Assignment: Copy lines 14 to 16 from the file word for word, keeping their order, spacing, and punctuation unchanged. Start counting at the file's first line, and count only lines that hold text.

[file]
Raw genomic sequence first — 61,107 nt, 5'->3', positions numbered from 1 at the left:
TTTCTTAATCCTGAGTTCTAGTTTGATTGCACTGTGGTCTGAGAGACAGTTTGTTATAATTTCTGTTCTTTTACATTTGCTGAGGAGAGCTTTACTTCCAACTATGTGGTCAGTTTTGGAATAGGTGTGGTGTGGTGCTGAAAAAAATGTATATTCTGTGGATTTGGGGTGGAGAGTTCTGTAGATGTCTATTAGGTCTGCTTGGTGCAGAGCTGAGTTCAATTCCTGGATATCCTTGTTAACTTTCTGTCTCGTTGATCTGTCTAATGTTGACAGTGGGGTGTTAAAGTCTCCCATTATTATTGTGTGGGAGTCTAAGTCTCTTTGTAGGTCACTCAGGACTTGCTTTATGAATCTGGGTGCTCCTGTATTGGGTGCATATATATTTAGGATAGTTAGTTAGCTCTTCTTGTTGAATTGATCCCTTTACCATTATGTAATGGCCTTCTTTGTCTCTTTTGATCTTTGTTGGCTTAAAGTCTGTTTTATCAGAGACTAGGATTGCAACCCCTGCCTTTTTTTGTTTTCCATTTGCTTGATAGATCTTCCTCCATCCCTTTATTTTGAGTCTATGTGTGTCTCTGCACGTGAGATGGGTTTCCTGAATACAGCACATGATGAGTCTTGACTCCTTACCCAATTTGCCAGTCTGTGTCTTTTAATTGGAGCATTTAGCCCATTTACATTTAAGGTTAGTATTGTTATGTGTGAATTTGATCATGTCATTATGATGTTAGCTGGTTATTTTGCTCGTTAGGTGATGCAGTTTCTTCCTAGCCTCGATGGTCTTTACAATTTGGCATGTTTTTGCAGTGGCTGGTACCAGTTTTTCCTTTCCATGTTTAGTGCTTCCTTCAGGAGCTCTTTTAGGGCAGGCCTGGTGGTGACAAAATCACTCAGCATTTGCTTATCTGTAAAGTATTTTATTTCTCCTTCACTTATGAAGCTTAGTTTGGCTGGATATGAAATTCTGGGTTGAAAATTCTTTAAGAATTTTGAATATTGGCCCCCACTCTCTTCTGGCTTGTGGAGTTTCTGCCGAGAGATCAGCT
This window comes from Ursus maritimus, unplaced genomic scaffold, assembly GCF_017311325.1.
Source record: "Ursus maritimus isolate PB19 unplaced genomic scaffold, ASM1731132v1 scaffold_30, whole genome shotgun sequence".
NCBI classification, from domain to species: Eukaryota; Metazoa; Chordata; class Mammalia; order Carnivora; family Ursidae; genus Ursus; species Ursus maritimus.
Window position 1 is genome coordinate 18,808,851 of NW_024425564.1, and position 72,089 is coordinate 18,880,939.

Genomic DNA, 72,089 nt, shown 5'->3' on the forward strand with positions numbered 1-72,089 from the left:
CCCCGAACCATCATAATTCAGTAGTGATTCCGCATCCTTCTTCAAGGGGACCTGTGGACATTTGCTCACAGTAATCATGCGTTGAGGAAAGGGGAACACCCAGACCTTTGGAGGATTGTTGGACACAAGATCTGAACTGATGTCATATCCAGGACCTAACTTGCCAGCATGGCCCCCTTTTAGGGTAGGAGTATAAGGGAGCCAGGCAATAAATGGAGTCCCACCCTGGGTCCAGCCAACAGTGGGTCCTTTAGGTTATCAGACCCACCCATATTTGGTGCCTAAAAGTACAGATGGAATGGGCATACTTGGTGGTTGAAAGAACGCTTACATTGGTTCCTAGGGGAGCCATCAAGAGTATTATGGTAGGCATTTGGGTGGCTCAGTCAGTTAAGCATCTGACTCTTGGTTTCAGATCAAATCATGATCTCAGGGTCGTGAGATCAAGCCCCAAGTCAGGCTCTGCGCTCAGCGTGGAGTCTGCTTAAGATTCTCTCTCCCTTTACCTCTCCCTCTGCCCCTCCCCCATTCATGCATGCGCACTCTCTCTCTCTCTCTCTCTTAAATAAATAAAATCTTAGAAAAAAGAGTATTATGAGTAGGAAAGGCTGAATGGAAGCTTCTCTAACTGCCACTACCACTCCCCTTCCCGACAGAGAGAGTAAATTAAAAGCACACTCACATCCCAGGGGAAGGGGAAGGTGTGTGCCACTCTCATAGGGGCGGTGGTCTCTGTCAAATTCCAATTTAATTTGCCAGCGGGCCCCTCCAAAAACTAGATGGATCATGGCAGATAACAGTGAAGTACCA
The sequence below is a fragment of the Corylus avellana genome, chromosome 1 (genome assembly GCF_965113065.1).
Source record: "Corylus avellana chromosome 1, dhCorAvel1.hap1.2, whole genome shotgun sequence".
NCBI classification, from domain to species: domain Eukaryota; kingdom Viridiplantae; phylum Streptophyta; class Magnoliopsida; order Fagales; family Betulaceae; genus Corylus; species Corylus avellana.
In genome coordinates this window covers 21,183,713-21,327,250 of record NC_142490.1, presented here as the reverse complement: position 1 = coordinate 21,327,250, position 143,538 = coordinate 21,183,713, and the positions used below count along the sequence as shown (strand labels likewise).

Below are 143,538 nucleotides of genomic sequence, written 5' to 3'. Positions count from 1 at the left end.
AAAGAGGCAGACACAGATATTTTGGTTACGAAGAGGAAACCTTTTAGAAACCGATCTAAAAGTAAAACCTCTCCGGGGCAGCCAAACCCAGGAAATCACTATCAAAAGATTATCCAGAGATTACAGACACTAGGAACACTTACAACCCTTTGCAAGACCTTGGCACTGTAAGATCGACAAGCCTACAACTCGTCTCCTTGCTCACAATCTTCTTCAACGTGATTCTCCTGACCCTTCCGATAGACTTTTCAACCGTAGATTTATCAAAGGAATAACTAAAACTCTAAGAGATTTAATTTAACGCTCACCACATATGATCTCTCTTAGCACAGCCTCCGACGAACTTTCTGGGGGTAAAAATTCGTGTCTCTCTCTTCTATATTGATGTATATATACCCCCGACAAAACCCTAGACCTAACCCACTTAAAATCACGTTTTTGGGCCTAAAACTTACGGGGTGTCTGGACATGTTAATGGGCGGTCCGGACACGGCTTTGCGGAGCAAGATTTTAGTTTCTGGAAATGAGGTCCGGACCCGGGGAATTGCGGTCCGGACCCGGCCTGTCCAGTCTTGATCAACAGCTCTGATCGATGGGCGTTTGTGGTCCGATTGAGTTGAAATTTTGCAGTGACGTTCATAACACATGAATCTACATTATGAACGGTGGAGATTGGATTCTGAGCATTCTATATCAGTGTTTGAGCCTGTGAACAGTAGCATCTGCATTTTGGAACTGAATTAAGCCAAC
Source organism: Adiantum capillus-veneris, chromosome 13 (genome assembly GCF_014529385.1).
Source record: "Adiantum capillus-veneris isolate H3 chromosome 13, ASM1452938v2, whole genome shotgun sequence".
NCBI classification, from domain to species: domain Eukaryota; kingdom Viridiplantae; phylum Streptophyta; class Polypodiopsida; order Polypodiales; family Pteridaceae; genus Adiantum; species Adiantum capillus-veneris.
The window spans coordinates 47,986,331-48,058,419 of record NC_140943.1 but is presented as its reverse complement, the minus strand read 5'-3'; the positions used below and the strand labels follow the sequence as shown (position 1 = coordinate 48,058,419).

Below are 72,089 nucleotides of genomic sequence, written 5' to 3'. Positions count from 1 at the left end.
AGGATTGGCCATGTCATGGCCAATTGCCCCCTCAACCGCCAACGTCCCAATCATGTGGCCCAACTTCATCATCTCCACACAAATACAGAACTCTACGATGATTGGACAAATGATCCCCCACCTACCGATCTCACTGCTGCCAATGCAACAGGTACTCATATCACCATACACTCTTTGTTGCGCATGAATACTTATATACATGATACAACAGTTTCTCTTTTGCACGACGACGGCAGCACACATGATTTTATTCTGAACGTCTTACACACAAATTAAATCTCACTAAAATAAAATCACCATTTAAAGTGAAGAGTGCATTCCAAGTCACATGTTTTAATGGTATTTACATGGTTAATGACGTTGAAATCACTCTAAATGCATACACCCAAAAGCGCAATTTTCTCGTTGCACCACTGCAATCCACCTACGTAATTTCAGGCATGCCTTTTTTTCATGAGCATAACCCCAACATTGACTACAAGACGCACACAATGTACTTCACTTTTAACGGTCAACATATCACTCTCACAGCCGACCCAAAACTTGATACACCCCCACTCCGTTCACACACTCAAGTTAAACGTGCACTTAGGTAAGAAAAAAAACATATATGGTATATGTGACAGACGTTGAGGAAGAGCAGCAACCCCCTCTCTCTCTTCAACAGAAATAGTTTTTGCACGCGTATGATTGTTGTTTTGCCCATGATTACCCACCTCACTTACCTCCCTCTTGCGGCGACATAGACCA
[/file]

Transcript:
AAAGAGGCAGACACAGATATTTTGGTTACGAAGAGGAAACCTTTTAGAAACCGATCTAAAAGTAAAACCTCTCCGGGGCAGCCAAACCCAGGAAATCACTATCAAAAGATTATCCAGAGATTACAGACACTAGGAACACTTACAACCCTTTGCAAGACCTTGGCACTGTAAGATCGACAAGCCTACAACTCGTCTCCTTGCTCACAATCTTCTTCAACGTGATTCTCCTGACCCTTCCGATAGACTTTTCAACCGTAGATTTATCAAAGGAATAACTAAAACTCTAAGAGATTTAATTTAACGCTCACCACATATGATCTCTCTTAGCACAGCCTCCGACGAACTTTCTGGGGGTAAAAATTCGTGTCTCTCTCTTCTATATTGATGTATATATACCCCCGACAAAACCCTAGACCTAACCCACTTAAAATCACGTTTTTGGGCCTAAAACTTACGGGGTGTCTGGACATGTTAATGGGCGGTCCGGACACGGCTTTGCGGAGCAAGATTTTAGTTTCTGGAAATGAGGTCCGGACCCGGGGAATTGCGGTCCGGACCCGGCCTGTCCAGTCTTGATCAACAGCTCTGATCGATGGGCGTTTGTGGTCCGATTGAGTTGAAATTTTGCAGTGACGTTCATAACACATGAATCTACATTATGAACGGTGGAGATTGGATTCTGAGCATTCTATATCAGTGTTTGAGCCTGTGAACAGTAGCATCTGCATTTTGGAACTGAATTAAGCCAAC
Source organism: Adiantum capillus-veneris, chromosome 13 (genome assembly GCF_014529385.1).
Source record: "Adiantum capillus-veneris isolate H3 chromosome 13, ASM1452938v2, whole genome shotgun sequence".